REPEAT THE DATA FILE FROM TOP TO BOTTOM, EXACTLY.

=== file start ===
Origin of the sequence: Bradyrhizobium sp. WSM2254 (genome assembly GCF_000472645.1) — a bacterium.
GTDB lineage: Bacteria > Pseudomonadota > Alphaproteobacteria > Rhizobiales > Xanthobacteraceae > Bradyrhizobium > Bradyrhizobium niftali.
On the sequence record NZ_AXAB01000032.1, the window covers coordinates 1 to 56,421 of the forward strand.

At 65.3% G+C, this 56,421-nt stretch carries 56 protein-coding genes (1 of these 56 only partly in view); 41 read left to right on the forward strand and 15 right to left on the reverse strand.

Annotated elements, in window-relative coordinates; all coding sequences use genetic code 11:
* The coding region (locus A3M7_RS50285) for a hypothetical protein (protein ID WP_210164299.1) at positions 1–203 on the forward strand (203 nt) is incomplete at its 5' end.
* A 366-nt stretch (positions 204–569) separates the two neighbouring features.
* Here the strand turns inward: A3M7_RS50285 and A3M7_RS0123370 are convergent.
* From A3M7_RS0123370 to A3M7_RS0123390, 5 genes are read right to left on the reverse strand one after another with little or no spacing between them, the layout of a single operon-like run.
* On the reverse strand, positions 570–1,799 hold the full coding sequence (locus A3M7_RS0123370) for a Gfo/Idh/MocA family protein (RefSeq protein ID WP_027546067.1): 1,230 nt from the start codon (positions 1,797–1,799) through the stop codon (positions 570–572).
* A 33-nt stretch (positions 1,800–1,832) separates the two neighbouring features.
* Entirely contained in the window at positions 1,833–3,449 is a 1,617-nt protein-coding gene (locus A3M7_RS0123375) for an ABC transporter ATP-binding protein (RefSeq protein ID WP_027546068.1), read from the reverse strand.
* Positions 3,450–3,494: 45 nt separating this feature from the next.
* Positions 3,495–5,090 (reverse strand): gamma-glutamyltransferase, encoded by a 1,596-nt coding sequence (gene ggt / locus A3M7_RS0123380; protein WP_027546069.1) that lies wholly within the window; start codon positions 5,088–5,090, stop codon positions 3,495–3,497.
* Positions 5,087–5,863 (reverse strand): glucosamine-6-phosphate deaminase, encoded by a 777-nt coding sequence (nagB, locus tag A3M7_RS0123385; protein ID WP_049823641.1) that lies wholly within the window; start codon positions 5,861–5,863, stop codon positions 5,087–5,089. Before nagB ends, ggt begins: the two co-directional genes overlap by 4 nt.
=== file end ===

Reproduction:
Origin of the sequence: Bradyrhizobium sp. WSM2254 (genome assembly GCF_000472645.1) — a bacterium.
GTDB lineage: Bacteria > Pseudomonadota > Alphaproteobacteria > Rhizobiales > Xanthobacteraceae > Bradyrhizobium > Bradyrhizobium niftali.
On the sequence record NZ_AXAB01000032.1, the window covers coordinates 1 to 56,421 of the forward strand.

At 65.3% G+C, this 56,421-nt stretch carries 56 protein-coding genes (1 of these 56 only partly in view); 41 read left to right on the forward strand and 15 right to left on the reverse strand.

Annotated elements, in window-relative coordinates; all coding sequences use genetic code 11:
* The coding region (locus A3M7_RS50285) for a hypothetical protein (protein ID WP_210164299.1) at positions 1–203 on the forward strand (203 nt) is incomplete at its 5' end.
* A 366-nt stretch (positions 204–569) separates the two neighbouring features.
* Here the strand turns inward: A3M7_RS50285 and A3M7_RS0123370 are convergent.
* From A3M7_RS0123370 to A3M7_RS0123390, 5 genes are read right to left on the reverse strand one after another with little or no spacing between them, the layout of a single operon-like run.
* On the reverse strand, positions 570–1,799 hold the full coding sequence (locus A3M7_RS0123370) for a Gfo/Idh/MocA family protein (RefSeq protein ID WP_027546067.1): 1,230 nt from the start codon (positions 1,797–1,799) through the stop codon (positions 570–572).
* A 33-nt stretch (positions 1,800–1,832) separates the two neighbouring features.
* Entirely contained in the window at positions 1,833–3,449 is a 1,617-nt protein-coding gene (locus A3M7_RS0123375) for an ABC transporter ATP-binding protein (RefSeq protein ID WP_027546068.1), read from the reverse strand.
* Positions 3,450–3,494: 45 nt separating this feature from the next.
* Positions 3,495–5,090 (reverse strand): gamma-glutamyltransferase, encoded by a 1,596-nt coding sequence (gene ggt / locus A3M7_RS0123380; protein WP_027546069.1) that lies wholly within the window; start codon positions 5,088–5,090, stop codon positions 3,495–3,497.
* Positions 5,087–5,863 (reverse strand): glucosamine-6-phosphate deaminase, encoded by a 777-nt coding sequence (nagB, locus tag A3M7_RS0123385; protein ID WP_049823641.1) that lies wholly within the window; start codon positions 5,861–5,863, stop codon positions 5,087–5,089. Before nagB ends, ggt begins: the two co-directional genes overlap by 4 nt.